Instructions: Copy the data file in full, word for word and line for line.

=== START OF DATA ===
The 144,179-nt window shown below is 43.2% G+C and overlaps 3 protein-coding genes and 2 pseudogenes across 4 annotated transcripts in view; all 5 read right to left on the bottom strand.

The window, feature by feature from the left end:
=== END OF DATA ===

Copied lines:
The 144,179-nt window shown below is 43.2% G+C and overlaps 3 protein-coding genes and 2 pseudogenes across 4 annotated transcripts in view; all 5 read right to left on the bottom strand.

The window, feature by feature from the left end: